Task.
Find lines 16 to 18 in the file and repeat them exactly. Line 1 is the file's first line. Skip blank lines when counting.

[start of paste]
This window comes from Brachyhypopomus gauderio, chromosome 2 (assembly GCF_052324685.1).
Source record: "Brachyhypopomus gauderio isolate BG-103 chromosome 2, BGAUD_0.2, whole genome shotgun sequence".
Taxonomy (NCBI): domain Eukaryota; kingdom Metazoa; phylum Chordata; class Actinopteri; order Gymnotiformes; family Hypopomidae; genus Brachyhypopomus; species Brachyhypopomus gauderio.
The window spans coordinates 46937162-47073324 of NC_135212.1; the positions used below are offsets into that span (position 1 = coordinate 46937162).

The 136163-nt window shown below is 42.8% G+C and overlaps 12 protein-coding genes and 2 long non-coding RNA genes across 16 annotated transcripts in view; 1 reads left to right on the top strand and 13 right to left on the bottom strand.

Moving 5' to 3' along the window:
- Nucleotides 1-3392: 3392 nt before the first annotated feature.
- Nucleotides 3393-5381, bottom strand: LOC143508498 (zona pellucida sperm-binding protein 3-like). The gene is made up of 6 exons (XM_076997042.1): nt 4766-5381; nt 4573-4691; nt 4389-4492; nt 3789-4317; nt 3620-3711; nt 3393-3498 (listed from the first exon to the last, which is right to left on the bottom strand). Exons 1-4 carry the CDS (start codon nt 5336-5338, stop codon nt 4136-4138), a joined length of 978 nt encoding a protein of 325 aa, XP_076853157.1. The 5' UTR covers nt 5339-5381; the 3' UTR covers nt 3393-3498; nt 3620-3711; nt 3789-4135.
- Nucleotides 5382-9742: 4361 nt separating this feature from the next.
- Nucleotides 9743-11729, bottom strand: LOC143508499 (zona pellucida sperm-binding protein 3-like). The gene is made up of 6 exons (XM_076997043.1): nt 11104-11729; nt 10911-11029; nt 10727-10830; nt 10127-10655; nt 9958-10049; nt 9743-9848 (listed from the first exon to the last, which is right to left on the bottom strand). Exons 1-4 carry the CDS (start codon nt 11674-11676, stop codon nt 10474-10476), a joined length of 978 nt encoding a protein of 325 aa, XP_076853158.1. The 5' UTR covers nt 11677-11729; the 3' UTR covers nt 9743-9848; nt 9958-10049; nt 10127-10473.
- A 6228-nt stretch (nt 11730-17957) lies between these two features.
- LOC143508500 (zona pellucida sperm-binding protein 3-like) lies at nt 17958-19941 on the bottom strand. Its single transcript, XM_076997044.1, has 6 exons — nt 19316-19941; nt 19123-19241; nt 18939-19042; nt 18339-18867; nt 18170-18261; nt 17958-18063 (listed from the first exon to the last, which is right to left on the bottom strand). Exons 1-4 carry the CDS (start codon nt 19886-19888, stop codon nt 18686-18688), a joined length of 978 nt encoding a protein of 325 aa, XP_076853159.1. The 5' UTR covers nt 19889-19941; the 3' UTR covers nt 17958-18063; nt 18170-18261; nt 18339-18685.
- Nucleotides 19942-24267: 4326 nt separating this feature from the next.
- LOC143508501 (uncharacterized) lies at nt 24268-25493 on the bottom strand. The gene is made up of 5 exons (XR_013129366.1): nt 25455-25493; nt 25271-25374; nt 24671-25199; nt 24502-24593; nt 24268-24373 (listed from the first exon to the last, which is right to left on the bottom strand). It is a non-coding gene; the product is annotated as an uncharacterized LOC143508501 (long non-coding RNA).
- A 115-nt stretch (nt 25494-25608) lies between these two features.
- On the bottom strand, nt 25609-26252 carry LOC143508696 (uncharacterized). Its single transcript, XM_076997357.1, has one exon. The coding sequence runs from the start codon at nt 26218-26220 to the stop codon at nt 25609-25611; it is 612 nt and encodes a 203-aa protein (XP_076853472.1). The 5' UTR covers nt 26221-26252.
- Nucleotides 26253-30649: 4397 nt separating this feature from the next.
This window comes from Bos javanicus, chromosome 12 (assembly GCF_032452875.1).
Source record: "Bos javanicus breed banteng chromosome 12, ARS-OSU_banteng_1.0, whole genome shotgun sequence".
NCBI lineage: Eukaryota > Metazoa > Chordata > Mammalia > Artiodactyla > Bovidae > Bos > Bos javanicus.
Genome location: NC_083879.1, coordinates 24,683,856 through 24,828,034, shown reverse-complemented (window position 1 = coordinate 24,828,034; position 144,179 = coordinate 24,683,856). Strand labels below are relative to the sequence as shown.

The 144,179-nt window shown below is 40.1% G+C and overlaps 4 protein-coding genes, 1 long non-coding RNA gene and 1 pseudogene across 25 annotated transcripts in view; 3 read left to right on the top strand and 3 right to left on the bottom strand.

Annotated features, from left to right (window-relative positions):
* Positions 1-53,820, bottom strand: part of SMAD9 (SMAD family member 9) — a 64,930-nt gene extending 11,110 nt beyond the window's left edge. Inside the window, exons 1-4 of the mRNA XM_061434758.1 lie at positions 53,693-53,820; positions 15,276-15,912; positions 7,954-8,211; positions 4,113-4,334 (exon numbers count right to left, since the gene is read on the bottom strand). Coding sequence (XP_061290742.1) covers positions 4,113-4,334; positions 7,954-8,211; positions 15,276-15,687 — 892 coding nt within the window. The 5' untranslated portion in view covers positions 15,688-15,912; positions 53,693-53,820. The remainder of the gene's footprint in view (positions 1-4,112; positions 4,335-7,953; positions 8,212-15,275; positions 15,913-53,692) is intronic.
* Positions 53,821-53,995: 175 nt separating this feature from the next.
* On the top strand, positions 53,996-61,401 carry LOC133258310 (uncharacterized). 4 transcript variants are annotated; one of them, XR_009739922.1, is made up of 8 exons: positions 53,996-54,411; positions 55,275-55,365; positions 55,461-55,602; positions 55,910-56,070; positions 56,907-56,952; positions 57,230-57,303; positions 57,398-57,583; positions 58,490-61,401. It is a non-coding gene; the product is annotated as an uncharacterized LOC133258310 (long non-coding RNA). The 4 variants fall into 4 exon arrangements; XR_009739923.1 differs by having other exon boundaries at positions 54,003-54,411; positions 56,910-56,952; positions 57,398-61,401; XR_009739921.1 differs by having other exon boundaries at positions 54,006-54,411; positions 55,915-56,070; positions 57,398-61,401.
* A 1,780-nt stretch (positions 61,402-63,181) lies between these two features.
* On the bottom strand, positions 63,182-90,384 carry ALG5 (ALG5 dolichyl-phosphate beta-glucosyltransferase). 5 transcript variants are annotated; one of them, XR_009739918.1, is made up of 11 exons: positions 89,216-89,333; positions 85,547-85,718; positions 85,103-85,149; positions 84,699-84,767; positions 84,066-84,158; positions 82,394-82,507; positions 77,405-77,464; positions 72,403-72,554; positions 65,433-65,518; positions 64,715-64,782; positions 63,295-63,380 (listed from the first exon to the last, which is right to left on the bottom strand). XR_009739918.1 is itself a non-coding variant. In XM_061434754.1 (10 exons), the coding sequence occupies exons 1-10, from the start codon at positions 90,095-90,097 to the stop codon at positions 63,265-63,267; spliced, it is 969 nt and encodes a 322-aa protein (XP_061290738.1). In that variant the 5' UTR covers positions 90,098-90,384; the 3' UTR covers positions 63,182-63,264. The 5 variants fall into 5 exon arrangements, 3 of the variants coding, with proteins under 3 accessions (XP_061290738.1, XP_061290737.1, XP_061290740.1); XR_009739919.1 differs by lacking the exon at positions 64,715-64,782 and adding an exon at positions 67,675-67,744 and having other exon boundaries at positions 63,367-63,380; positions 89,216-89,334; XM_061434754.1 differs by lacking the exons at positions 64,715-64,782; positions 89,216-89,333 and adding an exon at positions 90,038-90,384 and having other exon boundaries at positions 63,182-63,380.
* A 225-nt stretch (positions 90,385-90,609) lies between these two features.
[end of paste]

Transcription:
- On the bottom strand, nt 25609-26252 carry LOC143508696 (uncharacterized). Its single transcript, XM_076997357.1, has one exon. The coding sequence runs from the start codon at nt 26218-26220 to the stop codon at nt 25609-25611; it is 612 nt and encodes a 203-aa protein (XP_076853472.1). The 5' UTR covers nt 26221-26252.
- Nucleotides 26253-30649: 4397 nt separating this feature from the next.
This window comes from Bos javanicus, chromosome 12 (assembly GCF_032452875.1).